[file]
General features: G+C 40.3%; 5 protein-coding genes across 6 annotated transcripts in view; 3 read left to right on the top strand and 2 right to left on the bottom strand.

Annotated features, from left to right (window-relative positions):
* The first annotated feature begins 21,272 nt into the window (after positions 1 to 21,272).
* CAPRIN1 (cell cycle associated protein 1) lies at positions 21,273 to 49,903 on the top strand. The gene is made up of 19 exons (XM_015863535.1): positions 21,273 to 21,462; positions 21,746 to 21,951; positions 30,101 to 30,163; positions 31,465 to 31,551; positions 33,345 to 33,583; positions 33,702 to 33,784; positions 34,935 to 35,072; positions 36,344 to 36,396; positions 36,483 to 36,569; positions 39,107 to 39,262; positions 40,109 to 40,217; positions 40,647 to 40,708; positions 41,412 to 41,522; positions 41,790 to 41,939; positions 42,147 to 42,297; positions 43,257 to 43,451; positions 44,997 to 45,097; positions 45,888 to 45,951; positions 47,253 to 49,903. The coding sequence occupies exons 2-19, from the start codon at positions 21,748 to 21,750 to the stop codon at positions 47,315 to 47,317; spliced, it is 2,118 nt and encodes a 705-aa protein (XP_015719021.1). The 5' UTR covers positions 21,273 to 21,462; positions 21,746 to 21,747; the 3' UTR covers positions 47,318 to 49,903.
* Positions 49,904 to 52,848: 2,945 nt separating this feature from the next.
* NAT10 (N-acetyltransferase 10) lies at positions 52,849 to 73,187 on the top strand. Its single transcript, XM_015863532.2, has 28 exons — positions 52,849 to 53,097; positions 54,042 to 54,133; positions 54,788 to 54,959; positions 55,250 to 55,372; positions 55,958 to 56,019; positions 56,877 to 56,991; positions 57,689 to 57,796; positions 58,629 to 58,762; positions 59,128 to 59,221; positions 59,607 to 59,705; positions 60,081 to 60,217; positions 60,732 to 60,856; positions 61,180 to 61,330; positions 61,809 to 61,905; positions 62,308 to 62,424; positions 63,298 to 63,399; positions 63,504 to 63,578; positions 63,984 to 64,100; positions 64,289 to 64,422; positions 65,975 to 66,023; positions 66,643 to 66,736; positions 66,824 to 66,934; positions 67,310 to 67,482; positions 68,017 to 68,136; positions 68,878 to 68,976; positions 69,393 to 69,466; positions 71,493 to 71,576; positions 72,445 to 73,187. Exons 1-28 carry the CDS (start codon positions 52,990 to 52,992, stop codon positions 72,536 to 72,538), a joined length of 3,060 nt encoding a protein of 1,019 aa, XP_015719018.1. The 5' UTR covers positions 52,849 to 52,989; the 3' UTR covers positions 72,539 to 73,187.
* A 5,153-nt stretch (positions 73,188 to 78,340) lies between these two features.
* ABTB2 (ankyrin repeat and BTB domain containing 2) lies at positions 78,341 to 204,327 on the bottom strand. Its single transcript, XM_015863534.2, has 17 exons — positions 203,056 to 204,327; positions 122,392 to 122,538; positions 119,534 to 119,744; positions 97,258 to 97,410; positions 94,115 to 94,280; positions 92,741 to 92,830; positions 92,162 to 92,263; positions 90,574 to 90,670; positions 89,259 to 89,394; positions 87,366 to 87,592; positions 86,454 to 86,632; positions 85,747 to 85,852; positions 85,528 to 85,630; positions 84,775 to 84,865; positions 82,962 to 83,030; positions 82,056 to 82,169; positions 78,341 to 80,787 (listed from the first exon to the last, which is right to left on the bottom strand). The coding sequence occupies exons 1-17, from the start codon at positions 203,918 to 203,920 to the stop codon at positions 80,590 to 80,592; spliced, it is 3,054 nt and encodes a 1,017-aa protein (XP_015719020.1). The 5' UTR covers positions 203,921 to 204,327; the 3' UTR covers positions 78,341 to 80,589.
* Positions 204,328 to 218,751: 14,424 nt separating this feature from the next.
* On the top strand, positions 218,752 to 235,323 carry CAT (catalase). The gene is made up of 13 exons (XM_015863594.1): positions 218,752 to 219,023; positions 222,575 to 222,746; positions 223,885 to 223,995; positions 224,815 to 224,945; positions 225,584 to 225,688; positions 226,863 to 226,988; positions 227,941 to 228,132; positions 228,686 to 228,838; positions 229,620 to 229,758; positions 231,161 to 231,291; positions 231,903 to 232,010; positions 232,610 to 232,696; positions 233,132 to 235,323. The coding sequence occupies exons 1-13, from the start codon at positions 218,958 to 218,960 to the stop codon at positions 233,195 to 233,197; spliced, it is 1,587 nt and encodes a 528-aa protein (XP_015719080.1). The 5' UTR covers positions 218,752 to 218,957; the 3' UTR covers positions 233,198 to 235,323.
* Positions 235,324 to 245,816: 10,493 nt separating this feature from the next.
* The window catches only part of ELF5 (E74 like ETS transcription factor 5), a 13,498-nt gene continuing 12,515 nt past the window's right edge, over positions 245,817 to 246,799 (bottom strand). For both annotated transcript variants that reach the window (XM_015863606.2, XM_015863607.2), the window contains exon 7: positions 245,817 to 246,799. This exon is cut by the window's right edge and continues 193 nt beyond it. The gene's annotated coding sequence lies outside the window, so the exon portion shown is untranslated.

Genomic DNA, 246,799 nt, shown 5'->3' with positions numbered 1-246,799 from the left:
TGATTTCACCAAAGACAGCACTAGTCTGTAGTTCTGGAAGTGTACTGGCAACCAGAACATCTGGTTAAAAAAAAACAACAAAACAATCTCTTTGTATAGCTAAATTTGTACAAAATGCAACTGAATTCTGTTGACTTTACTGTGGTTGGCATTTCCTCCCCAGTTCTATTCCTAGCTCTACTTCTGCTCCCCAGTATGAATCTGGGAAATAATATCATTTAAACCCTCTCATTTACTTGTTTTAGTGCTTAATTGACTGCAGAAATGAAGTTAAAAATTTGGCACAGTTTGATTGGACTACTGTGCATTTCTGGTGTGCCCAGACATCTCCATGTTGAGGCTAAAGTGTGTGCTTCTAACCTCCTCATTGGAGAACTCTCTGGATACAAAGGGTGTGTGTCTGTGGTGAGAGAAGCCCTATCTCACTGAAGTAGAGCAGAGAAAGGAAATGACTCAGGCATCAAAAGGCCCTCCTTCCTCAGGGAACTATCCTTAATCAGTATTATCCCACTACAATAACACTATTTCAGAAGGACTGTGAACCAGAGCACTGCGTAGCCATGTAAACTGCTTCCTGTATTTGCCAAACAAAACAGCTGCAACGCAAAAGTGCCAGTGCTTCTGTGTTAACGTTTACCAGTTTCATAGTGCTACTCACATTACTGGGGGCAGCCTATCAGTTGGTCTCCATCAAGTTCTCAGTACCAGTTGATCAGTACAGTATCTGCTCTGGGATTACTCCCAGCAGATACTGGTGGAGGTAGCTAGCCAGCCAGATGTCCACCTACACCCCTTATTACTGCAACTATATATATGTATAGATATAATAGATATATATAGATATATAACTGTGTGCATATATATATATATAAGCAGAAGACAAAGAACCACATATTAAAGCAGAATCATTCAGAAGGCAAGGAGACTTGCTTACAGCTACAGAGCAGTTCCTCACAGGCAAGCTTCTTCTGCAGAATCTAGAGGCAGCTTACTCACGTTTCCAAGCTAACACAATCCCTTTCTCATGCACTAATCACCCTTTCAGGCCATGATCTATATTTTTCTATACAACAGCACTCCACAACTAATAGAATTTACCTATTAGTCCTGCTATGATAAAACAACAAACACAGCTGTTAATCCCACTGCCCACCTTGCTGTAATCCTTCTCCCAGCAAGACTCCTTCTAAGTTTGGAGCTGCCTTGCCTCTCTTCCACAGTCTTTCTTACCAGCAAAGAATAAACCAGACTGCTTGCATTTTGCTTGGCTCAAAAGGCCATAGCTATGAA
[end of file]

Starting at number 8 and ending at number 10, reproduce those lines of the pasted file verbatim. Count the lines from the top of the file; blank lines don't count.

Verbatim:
* ABTB2 (ankyrin repeat and BTB domain containing 2) lies at positions 78,341 to 204,327 on the bottom strand. Its single transcript, XM_015863534.2, has 17 exons — positions 203,056 to 204,327; positions 122,392 to 122,538; positions 119,534 to 119,744; positions 97,258 to 97,410; positions 94,115 to 94,280; positions 92,741 to 92,830; positions 92,162 to 92,263; positions 90,574 to 90,670; positions 89,259 to 89,394; positions 87,366 to 87,592; positions 86,454 to 86,632; positions 85,747 to 85,852; positions 85,528 to 85,630; positions 84,775 to 84,865; positions 82,962 to 83,030; positions 82,056 to 82,169; positions 78,341 to 80,787 (listed from the first exon to the last, which is right to left on the bottom strand). The coding sequence occupies exons 1-17, from the start codon at positions 203,918 to 203,920 to the stop codon at positions 80,590 to 80,592; spliced, it is 3,054 nt and encodes a 1,017-aa protein (XP_015719020.1). The 5' UTR covers positions 203,921 to 204,327; the 3' UTR covers positions 78,341 to 80,589.
* Positions 204,328 to 218,751: 14,424 nt separating this feature from the next.
* On the top strand, positions 218,752 to 235,323 carry CAT (catalase). The gene is made up of 13 exons (XM_015863594.1): positions 218,752 to 219,023; positions 222,575 to 222,746; positions 223,885 to 223,995; positions 224,815 to 224,945; positions 225,584 to 225,688; positions 226,863 to 226,988; positions 227,941 to 228,132; positions 228,686 to 228,838; positions 229,620 to 229,758; positions 231,161 to 231,291; positions 231,903 to 232,010; positions 232,610 to 232,696; positions 233,132 to 235,323. The coding sequence occupies exons 1-13, from the start codon at positions 218,958 to 218,960 to the stop codon at positions 233,195 to 233,197; spliced, it is 1,587 nt and encodes a 528-aa protein (XP_015719080.1). The 5' UTR covers positions 218,752 to 218,957; the 3' UTR covers positions 233,198 to 235,323.